The visa would allow a wider range of employers to benefit from access to skilled graduates from around the world, making Newcastle a more attractive destination for international students, while supporting the local economy and businesses.
According to Universities UK, the move would allow the UK to compete with other popular destinations such as Australia and Canada who have more welcoming student visa policies.
Recent studies have shown the significant contribution international students make to towns and cities across Britain, including Newcastle making an annual contribution to the UK economy of more than £20bn.
Published by The Higher Education Policy Institute and Kaplan International Pathways, the report shows the impact to the UK of welcoming 231,000 new international students each year. The report indicates that International students contribute nearly £700m to the North East economy each year, supporting hundreds of jobs and businesses, with Newcastle East being one of the constituencies where international students make the greatest contribution.
Newcastle University is home to over 24,000 students from more than 130 different countries. It has the 20th largest international student population in the UK. Over 5,000 international students (excluding EU students) study at the University, bringing over £514 million of annual investment.
Professor Chris Day, Vice-Chancellor and President of Newcastle University, said, “Newcastle University strongly supports this proposal which we believe is an essential step to make Newcastle and the whole of the UK, more attractive to the international students and graduates who make such a vital contribution to our community and economy.
“International students are an integral part of the cultural, academic and social makeup of Newcastle and we are pleased to see that people in the North East recognise and value their contribution. The North East economy benefits significantly as international students generated £514 million in export earnings, and expenditure from these students supported 2,032 full-time equivalent jobs. One in every 66 international students in the UK is studying at Newcastle University and the city is a richer and more vibrant place due to their valued contribution."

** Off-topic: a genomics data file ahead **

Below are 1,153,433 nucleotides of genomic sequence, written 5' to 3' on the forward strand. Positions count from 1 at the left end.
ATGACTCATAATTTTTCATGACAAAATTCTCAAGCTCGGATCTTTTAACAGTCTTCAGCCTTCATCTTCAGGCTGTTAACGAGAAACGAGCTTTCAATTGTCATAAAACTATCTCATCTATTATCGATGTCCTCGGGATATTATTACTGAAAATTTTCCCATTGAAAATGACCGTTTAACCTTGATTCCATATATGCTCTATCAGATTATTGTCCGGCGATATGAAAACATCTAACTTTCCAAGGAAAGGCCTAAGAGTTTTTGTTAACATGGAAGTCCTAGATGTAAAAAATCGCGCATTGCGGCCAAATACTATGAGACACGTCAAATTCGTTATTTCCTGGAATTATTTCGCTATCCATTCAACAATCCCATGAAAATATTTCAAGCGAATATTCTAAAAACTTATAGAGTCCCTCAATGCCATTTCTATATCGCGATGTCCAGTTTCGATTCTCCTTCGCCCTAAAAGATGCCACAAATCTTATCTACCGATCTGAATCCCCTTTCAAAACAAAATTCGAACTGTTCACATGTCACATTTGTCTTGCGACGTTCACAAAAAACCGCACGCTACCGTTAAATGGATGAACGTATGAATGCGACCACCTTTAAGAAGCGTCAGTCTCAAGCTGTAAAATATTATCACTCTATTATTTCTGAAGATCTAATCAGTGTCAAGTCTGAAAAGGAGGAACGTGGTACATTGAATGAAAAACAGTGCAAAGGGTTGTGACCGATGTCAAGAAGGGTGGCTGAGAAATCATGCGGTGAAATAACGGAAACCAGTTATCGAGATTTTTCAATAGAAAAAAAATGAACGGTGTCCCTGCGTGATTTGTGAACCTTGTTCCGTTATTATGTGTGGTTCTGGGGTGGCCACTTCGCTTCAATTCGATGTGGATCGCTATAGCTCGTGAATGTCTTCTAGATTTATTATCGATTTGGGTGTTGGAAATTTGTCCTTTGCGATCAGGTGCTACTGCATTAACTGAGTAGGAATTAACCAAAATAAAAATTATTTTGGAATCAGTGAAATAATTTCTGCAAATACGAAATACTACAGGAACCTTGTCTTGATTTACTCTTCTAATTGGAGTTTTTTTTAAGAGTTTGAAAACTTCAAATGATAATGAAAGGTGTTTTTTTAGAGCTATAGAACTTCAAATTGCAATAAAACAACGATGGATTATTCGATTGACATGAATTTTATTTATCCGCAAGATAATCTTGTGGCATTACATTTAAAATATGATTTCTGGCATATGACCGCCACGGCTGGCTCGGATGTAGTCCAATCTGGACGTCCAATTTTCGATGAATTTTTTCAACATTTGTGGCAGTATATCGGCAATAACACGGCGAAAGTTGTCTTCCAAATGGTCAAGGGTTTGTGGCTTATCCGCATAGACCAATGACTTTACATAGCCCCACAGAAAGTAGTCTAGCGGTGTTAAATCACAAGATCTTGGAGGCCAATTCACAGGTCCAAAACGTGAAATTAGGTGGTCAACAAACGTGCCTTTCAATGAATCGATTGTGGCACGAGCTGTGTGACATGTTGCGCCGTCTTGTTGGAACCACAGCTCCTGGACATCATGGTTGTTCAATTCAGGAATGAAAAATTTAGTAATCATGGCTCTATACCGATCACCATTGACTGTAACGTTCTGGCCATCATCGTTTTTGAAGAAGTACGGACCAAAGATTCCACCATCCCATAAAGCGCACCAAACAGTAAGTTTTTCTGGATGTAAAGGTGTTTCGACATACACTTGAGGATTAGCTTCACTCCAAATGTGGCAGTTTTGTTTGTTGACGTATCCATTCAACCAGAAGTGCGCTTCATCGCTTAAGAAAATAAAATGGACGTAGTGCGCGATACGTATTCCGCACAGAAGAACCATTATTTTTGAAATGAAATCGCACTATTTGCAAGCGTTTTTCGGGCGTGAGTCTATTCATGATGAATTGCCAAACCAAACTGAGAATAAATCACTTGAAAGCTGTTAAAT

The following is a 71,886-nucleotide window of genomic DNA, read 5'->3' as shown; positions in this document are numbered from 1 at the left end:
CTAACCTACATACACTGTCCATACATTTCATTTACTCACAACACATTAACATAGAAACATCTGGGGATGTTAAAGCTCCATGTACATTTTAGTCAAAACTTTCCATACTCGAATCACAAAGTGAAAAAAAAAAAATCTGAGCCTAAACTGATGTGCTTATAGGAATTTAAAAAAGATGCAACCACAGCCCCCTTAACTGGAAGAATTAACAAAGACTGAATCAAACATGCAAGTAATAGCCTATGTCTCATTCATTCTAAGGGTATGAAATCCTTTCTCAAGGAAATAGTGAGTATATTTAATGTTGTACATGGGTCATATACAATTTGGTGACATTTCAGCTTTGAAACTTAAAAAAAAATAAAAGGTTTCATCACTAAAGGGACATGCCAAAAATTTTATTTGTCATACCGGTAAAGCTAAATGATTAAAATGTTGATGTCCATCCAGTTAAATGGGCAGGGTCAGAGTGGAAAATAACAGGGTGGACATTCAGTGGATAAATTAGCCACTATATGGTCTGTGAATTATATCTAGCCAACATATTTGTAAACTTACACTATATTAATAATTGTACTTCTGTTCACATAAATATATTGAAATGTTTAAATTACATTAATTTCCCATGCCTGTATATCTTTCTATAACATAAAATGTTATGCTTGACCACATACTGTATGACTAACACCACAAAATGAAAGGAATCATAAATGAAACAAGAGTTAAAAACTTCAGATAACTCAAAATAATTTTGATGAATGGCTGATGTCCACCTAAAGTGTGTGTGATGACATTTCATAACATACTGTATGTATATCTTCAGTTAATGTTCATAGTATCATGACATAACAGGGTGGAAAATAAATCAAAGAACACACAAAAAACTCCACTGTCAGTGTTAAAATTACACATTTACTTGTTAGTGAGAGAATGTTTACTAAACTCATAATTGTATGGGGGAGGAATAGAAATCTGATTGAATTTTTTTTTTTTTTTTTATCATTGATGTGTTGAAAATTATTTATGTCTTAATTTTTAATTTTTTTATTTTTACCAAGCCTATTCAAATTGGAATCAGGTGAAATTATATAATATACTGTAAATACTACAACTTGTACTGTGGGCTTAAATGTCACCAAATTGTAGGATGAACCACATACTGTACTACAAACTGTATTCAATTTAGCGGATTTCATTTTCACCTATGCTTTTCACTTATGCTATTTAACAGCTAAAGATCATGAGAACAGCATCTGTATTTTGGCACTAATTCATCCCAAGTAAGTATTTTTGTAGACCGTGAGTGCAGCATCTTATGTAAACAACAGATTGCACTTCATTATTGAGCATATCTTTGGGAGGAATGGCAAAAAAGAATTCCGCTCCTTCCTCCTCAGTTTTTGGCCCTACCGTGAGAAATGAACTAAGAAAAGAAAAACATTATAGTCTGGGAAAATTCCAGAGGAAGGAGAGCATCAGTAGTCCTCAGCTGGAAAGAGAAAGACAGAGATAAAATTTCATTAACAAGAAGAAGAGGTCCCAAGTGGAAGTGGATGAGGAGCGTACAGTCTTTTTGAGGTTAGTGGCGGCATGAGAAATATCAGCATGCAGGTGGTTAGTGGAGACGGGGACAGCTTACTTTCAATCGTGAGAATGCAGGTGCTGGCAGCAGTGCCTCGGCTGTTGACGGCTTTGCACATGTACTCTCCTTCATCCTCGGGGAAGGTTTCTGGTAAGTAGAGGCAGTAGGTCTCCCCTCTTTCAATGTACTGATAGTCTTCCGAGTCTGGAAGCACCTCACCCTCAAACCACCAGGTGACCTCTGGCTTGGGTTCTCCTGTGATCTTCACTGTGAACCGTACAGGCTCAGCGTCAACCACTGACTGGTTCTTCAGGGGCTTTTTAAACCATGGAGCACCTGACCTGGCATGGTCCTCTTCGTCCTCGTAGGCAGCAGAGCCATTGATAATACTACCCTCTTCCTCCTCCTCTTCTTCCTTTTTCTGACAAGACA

Under the new visa proposal, universities would be able to sponsor graduates to search for and gain work experience in the UK for up to two years. This would be on a more flexible basis than currently permitted, without restrictions on job level or salary, and without an employer sponsorship requirement. This would encourage international graduates to live and work in cities where average wages are lower than London, but where their skills and continued contribution to the local economy makes a real difference.
Data from the Institute of Student Employers shows that the starting salary for graduates in the North East, measured six months after graduation, is £20,884 – compared with £24,357 in London.
Professor Day added: “In an increasingly globalised world, we know also that these students and graduates bring not only investment, but skills and perspectives which are valued by UK students and local employers. The new visa proposal will support us in our commitment to provide students with the best possible learning experience and opportunities for academic and professional development.”
The proposal has also been supported by the North East Chamber of Commerce, who represent business in the region.
Jonathan Walker, Assistant Director – Policy, North East England Chamber of Commerce, said, "Our members want to ensure that the North East has a globally competitive offer to international students who make such an important contribution to our local economy and to the skills businesses need to trade and win orders around the world. We are fortunate to have five excellent universities who work closely with the business community. The proposals for a new visa will help to retain talented graduates in the region, supporting business growth and boosting our reputation as a great place to build your career.”